The relation between the protagonists and the world is one of interdependency. Michael and Janet though being in space still listen to the live news coming from earth and when Michael dances he mostly has a window behind is back where the world seems to dance with him or to get in contact with him.
But one should keep in mind that music videos originally were conceived short films used as pure advertising medium. So how far is “Scream” the idea of the artist or the work of a director and his team? The director in “Scream”, Mark Romanek made no secret of having been inspired by the movie “2001: Space Odyssey” by Stanley Kubrick in becoming a film director. So it can be assumed that Mark Romanek took the opportunity to make a music video for the King of Pop with an immense huge budget and realized his personal dream.
Doch Romaneks Wahrnehmung ist hierbei sicherlich auch durch den Wunsch gelenkt worden, einen Clip oder Film in diesem Genre anzusiedeln, erzählt er doch an anderer Stelle, dass es der Besuch von Stanley Kubricks »2001 – A Space Odyssey« im Alter von neun Jahren gewesen sei, der in ihm überhaupt erst den Wunsch weckte, selbst Filmregisseur zu werden.“[6]
“Scream” is known as the most expensive music video ever made and it holds an entry in the Guinness Book of Records and scenes and setting resemble Stanley Kubrick’s movie from 1968 so this may be a personal homage from fan to artist.
Although being together on the “mother space ship”, Michael and Janet seem rather lonely. While they are playing a computer game behind them all the seats are empty. In each scene they do not fill the rooms having at their disposal. They have all the authority to dispose as is depicted in the “gallery” area of the space ship. They are able to switch by remote control between a selection of paintings and sculptures but Janet and Michael are annoyed by all their possessions and possibilities that is why Janet lies on the armchair and zaps through the art sculpture “channels”. This implies that although they can afford everything, it has no high priority for them.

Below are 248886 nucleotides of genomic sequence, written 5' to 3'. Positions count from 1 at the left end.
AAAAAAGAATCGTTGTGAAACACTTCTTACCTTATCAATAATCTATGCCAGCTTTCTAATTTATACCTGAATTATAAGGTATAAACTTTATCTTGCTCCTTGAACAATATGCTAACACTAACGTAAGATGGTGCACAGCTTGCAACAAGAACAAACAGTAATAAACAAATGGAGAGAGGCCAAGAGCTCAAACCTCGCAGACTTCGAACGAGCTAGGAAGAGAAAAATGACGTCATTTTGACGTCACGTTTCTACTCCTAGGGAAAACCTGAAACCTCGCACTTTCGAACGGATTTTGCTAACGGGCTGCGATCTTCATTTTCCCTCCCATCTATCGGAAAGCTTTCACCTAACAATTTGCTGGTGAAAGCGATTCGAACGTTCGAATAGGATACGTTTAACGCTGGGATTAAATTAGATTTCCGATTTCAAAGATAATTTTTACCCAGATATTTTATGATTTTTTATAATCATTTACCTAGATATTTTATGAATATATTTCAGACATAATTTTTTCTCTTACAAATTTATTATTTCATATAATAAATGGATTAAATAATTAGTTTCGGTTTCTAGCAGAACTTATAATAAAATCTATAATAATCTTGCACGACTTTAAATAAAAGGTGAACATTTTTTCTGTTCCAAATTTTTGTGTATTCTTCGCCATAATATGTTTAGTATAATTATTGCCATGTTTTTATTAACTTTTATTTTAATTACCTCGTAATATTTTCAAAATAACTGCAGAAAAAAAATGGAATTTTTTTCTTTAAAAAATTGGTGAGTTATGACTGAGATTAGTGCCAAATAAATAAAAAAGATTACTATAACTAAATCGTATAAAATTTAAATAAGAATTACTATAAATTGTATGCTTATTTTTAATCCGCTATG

The song itself incorporates elements of pop and electro. There is a concentration on the moment when something breaks, for example when Michael smashes his guitar on the floor or a vase breaks it is emphasized through slow motion pictures. The sound of breaking glass is integrated is seen in the images and heard in the song. An alarm is also integrated in “Scream” which signifies that a border has been crossed unauthorized. Michael sets new limits: “I've got to get stronger. And I won't give up the fight.” This intention is even strengthened in using profanity for the first time in his song. It foreshadows a new Michael has yet to come, who is not going to accept the injustice that is done.


Whether the artist or the director had originally the idea of doing the music video does not make a difference for the analysis. Music videos can be regarded as an independent art form and not dependent of the songs’ lyrics as Keazor explains: